Using "Race: The Power of Illusion" to Dispel Racial Ideas in Preparation for Desiree's Baby

Every year I teach Desiree's Baby.  It's my favorite short story to teach students; the look of shock on their faces at the end... it's awesome. The first year I taught it, I was shocked at how little the kids knew about race.  A lot of my students know what race FEELS like: they know what it feels like when someone underestimates them because of the color of their skin, they know what it feels like to see people praise a person who villainizes them, they know what it feels like to grow up having a different experience than the ones they see in the shows they watch.  But a lot of them don't KNOW race: the history, the science, the misconceptions. Enter my favorite Webquest thanks to PBS! Race: The Power of Illusion is an interactive website that explains almost everything you could ever want to know about the idea of race.  And it was just what I needed to get my point across in as little time as possible. I needed the students to understand that race is j

Groovy Greeks: An Overview of the Ancient Greeks for Context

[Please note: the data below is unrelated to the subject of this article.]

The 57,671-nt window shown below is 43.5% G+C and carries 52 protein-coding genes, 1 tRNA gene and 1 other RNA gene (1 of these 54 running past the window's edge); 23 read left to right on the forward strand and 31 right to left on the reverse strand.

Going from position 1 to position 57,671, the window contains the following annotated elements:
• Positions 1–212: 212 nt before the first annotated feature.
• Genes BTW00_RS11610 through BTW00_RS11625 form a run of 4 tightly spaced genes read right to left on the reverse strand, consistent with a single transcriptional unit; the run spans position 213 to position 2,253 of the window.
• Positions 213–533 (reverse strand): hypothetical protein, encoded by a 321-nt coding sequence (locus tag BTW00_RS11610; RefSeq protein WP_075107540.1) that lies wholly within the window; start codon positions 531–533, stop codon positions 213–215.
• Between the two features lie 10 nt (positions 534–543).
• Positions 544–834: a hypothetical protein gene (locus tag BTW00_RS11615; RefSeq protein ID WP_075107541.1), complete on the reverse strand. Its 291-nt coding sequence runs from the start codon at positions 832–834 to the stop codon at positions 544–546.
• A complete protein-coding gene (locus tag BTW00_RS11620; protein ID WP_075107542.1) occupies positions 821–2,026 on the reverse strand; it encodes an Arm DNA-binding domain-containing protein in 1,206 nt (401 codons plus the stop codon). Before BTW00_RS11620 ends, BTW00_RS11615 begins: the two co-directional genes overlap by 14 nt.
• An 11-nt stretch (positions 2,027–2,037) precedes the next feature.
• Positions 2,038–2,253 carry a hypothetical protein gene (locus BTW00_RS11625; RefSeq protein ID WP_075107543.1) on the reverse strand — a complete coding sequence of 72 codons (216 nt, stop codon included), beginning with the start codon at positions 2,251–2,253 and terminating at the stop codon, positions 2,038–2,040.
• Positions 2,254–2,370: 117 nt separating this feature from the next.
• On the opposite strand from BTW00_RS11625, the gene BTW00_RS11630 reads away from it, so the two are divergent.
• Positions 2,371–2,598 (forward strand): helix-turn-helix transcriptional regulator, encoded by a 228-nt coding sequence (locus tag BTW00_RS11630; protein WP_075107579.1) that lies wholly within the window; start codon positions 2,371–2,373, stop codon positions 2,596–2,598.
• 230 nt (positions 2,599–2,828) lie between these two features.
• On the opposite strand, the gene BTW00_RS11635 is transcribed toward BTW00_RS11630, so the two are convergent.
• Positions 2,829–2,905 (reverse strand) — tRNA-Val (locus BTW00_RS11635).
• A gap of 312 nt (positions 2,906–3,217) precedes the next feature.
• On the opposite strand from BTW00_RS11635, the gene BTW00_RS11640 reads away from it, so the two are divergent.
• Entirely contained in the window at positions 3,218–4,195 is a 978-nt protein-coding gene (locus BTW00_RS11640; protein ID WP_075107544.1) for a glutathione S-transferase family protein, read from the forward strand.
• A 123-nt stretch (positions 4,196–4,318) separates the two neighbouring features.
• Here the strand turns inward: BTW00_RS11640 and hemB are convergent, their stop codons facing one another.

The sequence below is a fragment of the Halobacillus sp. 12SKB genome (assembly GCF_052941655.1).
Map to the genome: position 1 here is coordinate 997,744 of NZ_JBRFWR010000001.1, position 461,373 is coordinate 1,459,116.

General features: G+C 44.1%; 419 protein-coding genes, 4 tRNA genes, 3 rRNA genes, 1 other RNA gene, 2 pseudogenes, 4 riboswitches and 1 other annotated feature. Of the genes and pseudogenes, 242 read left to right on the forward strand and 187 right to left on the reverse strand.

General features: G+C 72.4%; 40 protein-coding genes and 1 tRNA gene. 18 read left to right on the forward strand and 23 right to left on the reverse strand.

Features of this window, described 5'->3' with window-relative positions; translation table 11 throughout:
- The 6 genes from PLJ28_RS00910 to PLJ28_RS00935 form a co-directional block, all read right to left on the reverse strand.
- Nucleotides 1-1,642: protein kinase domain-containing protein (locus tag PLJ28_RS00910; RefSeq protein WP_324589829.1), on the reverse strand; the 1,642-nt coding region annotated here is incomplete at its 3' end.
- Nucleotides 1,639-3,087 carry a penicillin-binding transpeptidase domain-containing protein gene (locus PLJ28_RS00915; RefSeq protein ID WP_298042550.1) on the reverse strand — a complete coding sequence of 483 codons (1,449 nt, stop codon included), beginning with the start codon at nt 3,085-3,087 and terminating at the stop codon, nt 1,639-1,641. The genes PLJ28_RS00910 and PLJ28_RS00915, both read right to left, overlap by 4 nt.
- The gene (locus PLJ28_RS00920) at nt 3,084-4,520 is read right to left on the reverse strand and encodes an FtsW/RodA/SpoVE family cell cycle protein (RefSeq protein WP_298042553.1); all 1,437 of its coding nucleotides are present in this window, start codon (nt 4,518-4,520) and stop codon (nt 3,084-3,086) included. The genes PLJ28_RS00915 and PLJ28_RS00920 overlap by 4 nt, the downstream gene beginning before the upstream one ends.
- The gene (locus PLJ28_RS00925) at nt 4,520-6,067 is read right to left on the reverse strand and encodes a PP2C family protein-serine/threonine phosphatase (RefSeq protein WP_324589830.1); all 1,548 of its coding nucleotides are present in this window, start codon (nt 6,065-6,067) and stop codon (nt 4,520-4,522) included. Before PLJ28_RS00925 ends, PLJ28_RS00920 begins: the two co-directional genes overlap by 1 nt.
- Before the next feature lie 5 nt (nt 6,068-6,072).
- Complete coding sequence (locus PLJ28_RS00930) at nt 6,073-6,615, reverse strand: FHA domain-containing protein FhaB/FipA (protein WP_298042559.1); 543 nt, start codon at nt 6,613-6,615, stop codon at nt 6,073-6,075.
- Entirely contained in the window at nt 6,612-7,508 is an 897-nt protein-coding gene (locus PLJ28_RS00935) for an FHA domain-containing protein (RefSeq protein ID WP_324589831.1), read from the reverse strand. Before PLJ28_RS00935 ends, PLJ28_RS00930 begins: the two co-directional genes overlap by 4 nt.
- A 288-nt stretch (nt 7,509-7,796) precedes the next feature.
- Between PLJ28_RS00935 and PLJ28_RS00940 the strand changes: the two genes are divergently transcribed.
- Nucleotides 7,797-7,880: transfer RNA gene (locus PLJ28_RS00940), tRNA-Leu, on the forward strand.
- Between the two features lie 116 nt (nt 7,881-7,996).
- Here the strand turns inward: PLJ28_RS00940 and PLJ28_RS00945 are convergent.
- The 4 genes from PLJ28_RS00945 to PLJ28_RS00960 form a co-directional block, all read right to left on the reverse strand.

I love reading A Midsummer Night's Dream  with my kids.  Over the years I've realized that a lot of them do not have the context to understand the first scene of the play.  I discovered the animated show Horrible Histories  while searching for a quick way to give them that context in a way that they'd actually pay attention.  To make sure that they did while watching, I created a guided questioning handout.  I also realized that the video wasn't going to be enough.  So I found an article on CommonLit that dissects the class system.  Because students need to understand Hermia's plight and why the mechanicals are the comedic relief (I use a subsequent lesson to drive this idea home), the assessment is two paragraphs where they have to use both resources to explain what life was like for women and the working class.   The lesson plan is below.  If you're interested in the handout I use, you can find it in my TPT store here . Groovy Greeks Introduct